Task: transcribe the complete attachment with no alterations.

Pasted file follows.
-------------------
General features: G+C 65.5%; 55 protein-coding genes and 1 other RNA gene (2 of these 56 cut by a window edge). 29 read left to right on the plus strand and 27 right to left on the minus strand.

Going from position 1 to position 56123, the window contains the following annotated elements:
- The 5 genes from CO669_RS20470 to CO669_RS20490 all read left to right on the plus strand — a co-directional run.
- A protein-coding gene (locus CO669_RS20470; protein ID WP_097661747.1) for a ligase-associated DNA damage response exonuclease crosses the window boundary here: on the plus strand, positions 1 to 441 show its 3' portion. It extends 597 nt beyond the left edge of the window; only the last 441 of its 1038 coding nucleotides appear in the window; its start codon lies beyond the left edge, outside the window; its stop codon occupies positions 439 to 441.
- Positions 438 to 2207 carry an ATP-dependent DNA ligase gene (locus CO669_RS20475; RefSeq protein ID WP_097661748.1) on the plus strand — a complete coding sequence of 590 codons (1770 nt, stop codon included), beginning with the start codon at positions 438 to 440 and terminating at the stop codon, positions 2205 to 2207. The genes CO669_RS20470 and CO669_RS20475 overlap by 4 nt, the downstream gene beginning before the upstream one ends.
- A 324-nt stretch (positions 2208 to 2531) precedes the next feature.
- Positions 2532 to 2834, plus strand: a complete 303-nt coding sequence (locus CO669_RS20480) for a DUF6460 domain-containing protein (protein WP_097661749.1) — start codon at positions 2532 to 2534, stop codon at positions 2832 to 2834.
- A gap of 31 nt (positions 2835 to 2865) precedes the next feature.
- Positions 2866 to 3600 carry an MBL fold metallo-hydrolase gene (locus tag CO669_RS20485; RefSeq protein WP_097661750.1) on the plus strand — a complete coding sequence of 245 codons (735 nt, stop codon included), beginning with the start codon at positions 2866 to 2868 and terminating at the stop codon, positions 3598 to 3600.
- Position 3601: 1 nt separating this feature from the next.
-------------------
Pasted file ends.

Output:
General features: G+C 65.5%; 55 protein-coding genes and 1 other RNA gene (2 of these 56 cut by a window edge). 29 read left to right on the plus strand and 27 right to left on the minus strand.

Going from position 1 to position 56123, the window contains the following annotated elements:
- The 5 genes from CO669_RS20470 to CO669_RS20490 all read left to right on the plus strand — a co-directional run.
- A protein-coding gene (locus CO669_RS20470; protein ID WP_097661747.1) for a ligase-associated DNA damage response exonuclease crosses the window boundary here: on the plus strand, positions 1 to 441 show its 3' portion. It extends 597 nt beyond the left edge of the window; only the last 441 of its 1038 coding nucleotides appear in the window; its start codon lies beyond the left edge, outside the window; its stop codon occupies positions 439 to 441.
- Positions 438 to 2207 carry an ATP-dependent DNA ligase gene (locus CO669_RS20475; RefSeq protein ID WP_097661748.1) on the plus strand — a complete coding sequence of 590 codons (1770 nt, stop codon included), beginning with the start codon at positions 438 to 440 and terminating at the stop codon, positions 2205 to 2207. The genes CO669_RS20470 and CO669_RS20475 overlap by 4 nt, the downstream gene beginning before the upstream one ends.
- A 324-nt stretch (positions 2208 to 2531) precedes the next feature.
- Positions 2532 to 2834, plus strand: a complete 303-nt coding sequence (locus CO669_RS20480) for a DUF6460 domain-containing protein (protein WP_097661749.1) — start codon at positions 2532 to 2534, stop codon at positions 2832 to 2834.
- A gap of 31 nt (positions 2835 to 2865) precedes the next feature.
- Positions 2866 to 3600 carry an MBL fold metallo-hydrolase gene (locus tag CO669_RS20485; RefSeq protein WP_097661750.1) on the plus strand — a complete coding sequence of 245 codons (735 nt, stop codon included), beginning with the start codon at positions 2866 to 2868 and terminating at the stop codon, positions 3598 to 3600.
- Position 3601: 1 nt separating this feature from the next.